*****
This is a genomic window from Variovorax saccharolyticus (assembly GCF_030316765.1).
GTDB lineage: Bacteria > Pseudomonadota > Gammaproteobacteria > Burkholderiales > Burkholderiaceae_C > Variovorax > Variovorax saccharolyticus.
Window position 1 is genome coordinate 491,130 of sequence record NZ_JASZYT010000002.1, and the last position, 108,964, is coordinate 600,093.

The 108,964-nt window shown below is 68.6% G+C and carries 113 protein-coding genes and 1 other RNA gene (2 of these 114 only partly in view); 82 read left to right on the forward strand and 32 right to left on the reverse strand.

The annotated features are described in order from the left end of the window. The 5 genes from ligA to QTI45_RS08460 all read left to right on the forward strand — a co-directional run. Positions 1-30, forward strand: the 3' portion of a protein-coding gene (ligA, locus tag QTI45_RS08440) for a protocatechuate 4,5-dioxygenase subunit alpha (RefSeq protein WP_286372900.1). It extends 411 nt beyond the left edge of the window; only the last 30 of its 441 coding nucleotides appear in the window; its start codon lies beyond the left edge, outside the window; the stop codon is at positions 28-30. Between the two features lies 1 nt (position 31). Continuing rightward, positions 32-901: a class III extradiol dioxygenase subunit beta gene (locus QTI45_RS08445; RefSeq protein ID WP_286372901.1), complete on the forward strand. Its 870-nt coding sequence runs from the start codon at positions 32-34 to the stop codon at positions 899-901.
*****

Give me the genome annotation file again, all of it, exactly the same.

This is a genomic window from Variovorax saccharolyticus (assembly GCF_030316765.1).
GTDB lineage: Bacteria > Pseudomonadota > Gammaproteobacteria > Burkholderiales > Burkholderiaceae_C > Variovorax > Variovorax saccharolyticus.
Window position 1 is genome coordinate 491,130 of sequence record NZ_JASZYT010000002.1, and the last position, 108,964, is coordinate 600,093.

The 108,964-nt window shown below is 68.6% G+C and carries 113 protein-coding genes and 1 other RNA gene (2 of these 114 only partly in view); 82 read left to right on the forward strand and 32 right to left on the reverse strand.

The annotated features are described in order from the left end of the window. The 5 genes from ligA to QTI45_RS08460 all read left to right on the forward strand — a co-directional run. Positions 1-30, forward strand: the 3' portion of a protein-coding gene (ligA, locus tag QTI45_RS08440) for a protocatechuate 4,5-dioxygenase subunit alpha (RefSeq protein WP_286372900.1). It extends 411 nt beyond the left edge of the window; only the last 30 of its 441 coding nucleotides appear in the window; its start codon lies beyond the left edge, outside the window; the stop codon is at positions 28-30. Between the two features lies 1 nt (position 31). Continuing rightward, positions 32-901: a class III extradiol dioxygenase subunit beta gene (locus QTI45_RS08445; RefSeq protein ID WP_286372901.1), complete on the forward strand. Its 870-nt coding sequence runs from the start codon at positions 32-34 to the stop codon at positions 899-901.